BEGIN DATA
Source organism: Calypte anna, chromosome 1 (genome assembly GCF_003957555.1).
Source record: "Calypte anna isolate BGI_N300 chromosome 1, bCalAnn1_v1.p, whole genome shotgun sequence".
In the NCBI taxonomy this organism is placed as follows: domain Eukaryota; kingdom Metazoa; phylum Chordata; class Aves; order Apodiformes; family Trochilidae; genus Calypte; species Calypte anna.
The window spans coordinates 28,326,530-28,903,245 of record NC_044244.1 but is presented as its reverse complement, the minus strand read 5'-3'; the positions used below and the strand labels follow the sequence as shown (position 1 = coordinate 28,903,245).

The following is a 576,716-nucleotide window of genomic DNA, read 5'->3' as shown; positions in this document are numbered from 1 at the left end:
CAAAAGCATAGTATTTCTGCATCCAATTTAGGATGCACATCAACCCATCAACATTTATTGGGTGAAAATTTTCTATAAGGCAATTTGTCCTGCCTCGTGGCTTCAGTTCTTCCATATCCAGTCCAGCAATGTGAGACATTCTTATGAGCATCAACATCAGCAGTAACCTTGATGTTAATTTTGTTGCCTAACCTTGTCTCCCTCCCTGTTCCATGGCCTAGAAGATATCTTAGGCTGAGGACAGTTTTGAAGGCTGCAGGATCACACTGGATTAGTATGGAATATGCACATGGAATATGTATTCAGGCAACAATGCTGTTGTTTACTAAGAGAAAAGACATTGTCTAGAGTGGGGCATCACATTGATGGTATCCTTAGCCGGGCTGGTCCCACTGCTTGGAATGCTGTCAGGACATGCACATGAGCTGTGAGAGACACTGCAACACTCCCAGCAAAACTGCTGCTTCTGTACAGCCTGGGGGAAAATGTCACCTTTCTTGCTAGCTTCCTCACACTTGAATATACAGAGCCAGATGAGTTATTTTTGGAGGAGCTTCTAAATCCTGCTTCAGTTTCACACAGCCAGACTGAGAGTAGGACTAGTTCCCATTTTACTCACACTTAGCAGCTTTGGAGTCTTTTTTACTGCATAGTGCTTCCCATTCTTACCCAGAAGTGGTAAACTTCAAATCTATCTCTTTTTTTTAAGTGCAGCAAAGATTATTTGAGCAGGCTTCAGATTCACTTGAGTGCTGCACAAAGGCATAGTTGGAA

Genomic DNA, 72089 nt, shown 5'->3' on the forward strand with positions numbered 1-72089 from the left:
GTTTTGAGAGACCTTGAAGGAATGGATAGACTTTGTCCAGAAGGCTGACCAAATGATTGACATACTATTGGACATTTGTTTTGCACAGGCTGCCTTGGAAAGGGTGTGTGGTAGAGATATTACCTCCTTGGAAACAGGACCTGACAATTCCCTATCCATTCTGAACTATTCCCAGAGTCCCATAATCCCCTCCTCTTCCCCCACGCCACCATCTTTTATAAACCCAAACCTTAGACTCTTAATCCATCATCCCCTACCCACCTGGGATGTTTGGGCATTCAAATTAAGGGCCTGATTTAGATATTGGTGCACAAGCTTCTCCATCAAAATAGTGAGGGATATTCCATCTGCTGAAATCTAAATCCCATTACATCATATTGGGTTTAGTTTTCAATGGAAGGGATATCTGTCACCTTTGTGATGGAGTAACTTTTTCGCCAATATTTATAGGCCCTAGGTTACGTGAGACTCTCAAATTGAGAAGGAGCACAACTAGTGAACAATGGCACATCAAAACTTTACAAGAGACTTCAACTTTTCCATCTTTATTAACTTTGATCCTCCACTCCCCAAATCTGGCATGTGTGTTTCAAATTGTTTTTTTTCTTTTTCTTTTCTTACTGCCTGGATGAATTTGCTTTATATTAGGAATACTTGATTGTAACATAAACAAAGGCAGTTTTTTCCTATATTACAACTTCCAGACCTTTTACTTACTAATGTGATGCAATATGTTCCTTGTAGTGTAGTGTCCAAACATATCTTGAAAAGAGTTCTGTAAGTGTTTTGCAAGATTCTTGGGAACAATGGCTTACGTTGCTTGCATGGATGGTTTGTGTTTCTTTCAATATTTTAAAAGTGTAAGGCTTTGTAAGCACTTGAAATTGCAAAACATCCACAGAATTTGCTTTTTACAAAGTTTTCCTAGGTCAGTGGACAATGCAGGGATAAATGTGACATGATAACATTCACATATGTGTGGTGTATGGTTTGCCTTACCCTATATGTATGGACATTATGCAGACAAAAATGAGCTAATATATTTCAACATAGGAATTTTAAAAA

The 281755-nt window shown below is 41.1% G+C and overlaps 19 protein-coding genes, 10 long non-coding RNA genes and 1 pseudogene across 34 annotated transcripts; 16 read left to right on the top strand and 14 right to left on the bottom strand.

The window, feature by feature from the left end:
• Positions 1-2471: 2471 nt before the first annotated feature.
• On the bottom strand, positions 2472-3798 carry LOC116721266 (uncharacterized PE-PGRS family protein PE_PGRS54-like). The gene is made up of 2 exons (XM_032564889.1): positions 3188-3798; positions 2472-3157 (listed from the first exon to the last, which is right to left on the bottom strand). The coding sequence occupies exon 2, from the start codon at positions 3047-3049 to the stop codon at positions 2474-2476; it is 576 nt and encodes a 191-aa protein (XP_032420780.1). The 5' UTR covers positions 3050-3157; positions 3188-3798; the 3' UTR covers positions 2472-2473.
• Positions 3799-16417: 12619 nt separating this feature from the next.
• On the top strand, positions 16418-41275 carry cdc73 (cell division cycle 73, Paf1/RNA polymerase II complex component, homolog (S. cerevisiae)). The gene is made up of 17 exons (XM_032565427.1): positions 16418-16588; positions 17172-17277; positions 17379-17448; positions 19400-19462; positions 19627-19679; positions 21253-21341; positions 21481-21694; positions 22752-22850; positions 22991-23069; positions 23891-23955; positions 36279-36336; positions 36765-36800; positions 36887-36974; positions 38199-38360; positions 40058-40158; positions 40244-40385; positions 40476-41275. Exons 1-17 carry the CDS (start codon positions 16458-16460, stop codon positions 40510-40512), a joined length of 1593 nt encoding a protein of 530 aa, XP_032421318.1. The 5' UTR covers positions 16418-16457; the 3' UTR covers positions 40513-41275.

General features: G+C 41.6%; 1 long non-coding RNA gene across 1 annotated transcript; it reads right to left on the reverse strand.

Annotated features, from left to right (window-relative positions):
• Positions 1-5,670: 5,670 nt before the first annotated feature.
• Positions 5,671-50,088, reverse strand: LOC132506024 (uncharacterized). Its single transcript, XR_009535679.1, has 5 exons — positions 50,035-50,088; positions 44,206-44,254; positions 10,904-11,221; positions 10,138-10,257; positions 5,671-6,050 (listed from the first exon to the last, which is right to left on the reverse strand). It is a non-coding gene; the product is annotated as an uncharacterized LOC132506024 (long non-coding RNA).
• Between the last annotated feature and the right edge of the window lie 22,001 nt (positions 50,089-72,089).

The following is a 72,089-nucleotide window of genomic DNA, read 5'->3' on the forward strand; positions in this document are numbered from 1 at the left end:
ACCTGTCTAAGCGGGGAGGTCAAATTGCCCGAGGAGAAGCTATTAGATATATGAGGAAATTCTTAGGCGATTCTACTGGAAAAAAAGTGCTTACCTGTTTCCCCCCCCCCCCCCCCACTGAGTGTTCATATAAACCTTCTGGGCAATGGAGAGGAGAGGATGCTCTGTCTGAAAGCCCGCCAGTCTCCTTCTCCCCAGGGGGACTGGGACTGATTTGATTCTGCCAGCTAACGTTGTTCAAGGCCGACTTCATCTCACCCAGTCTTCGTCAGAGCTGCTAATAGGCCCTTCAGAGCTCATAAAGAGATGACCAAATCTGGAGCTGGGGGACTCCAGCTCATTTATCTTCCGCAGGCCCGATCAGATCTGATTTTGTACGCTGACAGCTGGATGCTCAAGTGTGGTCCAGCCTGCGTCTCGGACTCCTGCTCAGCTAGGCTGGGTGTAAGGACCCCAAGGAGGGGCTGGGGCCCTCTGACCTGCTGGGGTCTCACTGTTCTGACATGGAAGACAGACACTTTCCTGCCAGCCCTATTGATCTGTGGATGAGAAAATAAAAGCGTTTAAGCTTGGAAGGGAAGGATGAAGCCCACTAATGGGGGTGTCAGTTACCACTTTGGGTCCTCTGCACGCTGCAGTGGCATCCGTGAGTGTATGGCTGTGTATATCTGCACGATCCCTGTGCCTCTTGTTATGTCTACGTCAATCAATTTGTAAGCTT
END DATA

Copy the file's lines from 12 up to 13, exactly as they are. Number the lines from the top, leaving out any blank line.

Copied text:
• On the bottom strand, positions 2472-3798 carry LOC116721266 (uncharacterized PE-PGRS family protein PE_PGRS54-like). The gene is made up of 2 exons (XM_032564889.1): positions 3188-3798; positions 2472-3157 (listed from the first exon to the last, which is right to left on the bottom strand). The coding sequence occupies exon 2, from the start codon at positions 3047-3049 to the stop codon at positions 2474-2476; it is 576 nt and encodes a 191-aa protein (XP_032420780.1). The 5' UTR covers positions 3050-3157; positions 3188-3798; the 3' UTR covers positions 2472-2473.
• Positions 3799-16417: 12619 nt separating this feature from the next.